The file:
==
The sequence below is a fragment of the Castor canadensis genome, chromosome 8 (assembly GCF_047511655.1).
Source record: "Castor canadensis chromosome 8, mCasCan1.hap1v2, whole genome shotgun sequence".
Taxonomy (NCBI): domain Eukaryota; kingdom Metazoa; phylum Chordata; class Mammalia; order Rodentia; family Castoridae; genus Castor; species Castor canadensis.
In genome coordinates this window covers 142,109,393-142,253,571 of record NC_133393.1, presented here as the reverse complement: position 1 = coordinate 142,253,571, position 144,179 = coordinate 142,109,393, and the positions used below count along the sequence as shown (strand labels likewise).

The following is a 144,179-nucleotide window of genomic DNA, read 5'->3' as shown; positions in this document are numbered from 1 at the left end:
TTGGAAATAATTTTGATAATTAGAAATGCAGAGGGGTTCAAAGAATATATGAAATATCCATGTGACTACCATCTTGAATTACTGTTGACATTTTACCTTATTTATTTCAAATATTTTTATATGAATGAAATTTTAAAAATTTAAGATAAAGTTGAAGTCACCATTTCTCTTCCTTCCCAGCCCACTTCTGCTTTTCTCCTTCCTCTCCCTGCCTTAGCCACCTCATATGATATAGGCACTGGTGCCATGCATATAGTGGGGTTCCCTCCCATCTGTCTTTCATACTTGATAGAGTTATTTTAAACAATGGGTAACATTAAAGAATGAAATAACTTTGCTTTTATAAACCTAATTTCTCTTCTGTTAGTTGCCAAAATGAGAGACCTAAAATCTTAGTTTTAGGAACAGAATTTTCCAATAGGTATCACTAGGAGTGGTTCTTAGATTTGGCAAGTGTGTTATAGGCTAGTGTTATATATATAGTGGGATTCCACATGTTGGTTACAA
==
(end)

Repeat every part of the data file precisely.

The sequence below is a fragment of the Castor canadensis genome, chromosome 8 (assembly GCF_047511655.1).
Source record: "Castor canadensis chromosome 8, mCasCan1.hap1v2, whole genome shotgun sequence".
Taxonomy (NCBI): domain Eukaryota; kingdom Metazoa; phylum Chordata; class Mammalia; order Rodentia; family Castoridae; genus Castor; species Castor canadensis.
In genome coordinates this window covers 142,109,393-142,253,571 of record NC_133393.1, presented here as the reverse complement: position 1 = coordinate 142,253,571, position 144,179 = coordinate 142,109,393, and the positions used below count along the sequence as shown (strand labels likewise).

The following is a 144,179-nucleotide window of genomic DNA, read 5'->3' as shown; positions in this document are numbered from 1 at the left end:
TTGGAAATAATTTTGATAATTAGAAATGCAGAGGGGTTCAAAGAATATATGAAATATCCATGTGACTACCATCTTGAATTACTGTTGACATTTTACCTTATTTATTTCAAATATTTTTATATGAATGAAATTTTAAAAATTTAAGATAAAGTTGAAGTCACCATTTCTCTTCCTTCCCAGCCCACTTCTGCTTTTCTCCTTCCTCTCCCTGCCTTAGCCACCTCATATGATATAGGCACTGGTGCCATGCATATAGTGGGGTTCCCTCCCATCTGTCTTTCATACTTGATAGAGTTATTTTAAACAATGGGTAACATTAAAGAATGAAATAACTTTGCTTTTATAAACCTAATTTCTCTTCTGTTAGTTGCCAAAATGAGAGACCTAAAATCTTAGTTTTAGGAACAGAATTTTCCAATAGGTATCACTAGGAGTGGTTCTTAGATTTGGCAAGTGTGTTATAGGCTAGTGTTATATATATAGTGGGATTCCACATGTTGGTTACAA